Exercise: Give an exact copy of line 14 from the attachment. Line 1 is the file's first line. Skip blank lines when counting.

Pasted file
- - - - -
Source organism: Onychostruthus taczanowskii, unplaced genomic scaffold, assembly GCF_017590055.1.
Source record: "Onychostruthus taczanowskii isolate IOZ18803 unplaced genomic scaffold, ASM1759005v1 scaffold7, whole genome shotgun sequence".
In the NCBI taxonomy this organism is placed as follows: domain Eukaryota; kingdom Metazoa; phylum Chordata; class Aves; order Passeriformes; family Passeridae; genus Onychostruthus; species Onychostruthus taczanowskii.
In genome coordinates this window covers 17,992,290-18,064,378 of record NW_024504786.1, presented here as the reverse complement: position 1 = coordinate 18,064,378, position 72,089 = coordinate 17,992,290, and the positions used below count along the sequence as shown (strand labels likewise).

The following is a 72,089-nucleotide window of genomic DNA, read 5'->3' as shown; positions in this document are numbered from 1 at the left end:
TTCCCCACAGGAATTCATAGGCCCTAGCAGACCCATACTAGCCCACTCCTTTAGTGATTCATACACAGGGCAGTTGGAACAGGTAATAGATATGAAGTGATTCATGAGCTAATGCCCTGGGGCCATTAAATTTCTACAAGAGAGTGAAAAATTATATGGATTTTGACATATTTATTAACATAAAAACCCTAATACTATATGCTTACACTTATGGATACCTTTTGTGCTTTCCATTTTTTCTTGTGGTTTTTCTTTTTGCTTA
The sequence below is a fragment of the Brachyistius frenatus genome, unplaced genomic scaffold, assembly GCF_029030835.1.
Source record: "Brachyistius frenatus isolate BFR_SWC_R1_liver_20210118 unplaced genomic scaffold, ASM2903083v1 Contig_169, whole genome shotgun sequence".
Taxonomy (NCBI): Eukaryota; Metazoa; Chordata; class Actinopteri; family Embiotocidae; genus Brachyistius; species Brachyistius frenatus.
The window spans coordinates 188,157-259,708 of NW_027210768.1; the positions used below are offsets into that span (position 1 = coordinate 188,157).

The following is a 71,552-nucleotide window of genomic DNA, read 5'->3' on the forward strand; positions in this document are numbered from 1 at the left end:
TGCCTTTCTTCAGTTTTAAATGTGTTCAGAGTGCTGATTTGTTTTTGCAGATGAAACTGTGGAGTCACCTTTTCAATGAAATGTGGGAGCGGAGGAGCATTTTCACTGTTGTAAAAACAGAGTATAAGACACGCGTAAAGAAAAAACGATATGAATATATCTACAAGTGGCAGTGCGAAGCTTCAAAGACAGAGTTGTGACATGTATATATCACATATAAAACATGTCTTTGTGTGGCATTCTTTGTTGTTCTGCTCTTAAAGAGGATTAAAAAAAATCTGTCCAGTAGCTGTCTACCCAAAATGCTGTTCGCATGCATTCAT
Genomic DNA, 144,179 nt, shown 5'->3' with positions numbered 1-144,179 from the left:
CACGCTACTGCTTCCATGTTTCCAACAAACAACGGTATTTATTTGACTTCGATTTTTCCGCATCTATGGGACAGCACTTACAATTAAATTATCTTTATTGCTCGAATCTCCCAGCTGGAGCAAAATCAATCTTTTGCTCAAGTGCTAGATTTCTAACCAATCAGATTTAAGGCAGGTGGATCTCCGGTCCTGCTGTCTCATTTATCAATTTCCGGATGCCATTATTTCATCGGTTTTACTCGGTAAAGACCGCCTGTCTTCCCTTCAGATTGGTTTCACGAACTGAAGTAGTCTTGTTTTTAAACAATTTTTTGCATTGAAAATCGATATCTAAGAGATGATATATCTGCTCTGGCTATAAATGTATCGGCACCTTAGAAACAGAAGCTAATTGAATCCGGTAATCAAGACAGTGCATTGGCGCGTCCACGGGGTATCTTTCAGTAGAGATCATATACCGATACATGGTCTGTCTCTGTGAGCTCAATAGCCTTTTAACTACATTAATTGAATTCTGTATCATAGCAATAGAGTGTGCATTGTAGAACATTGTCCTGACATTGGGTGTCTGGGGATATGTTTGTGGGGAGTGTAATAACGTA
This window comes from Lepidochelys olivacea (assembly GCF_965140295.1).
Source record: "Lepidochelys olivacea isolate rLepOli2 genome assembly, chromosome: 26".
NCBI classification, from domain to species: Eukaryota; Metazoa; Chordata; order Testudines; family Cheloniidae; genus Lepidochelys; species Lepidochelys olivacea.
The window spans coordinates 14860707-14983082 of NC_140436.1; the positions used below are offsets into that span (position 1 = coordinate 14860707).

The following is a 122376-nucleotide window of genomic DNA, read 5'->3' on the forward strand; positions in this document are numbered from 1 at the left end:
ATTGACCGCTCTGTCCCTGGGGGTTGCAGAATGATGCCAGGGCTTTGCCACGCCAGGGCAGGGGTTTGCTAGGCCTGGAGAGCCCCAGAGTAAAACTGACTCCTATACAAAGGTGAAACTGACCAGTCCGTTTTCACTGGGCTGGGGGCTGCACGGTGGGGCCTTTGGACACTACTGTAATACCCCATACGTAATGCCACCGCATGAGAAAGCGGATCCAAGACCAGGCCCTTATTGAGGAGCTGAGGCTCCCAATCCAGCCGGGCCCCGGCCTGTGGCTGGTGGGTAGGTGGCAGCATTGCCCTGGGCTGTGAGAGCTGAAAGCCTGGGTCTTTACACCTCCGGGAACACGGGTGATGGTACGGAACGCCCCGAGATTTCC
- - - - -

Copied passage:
CACGCTACTGCTTCCATGTTTCCAACAAACAACGGTATTTATTTGACTTCGATTTTTCCGCATCTATGGGACAGCACTTACAATTAAATTATCTTTATTGCTCGAATCTCCCAGCTGGAGCAAAATCAATCTTTTGCTCAAGTGCTAGATTTCTAACCAATCAGATTTAAGGCAGGTGGATCTCCGGTCCTGCTGTCTCATTTATCAATTTCCGGATGCCATTATTTCATCGGTTTTACTCGGTAAAGACCGCCTGTCTTCCCTTCAGATTGGTTTCACGAACTGAAGTAGTCTTGTTTTTAAACAATTTTTTGCATTGAAAATCGATATCTAAGAGATGATATATCTGCTCTGGCTATAAATGTATCGGCACCTTAGAAACAGAAGCTAATTGAATCCGGTAATCAAGACAGTGCATTGGCGCGTCCACGGGGTATCTTTCAGTAGAGATCATATACCGATACATGGTCTGTCTCTGTGAGCTCAATAGCCTTTTAACTACATTAATTGAATTCTGTATCATAGCAATAGAGTGTGCATTGTAGAACATTGTCCTGACATTGGGTGTCTGGGGATATGTTTGTGGGGAGTGTAATAACGTA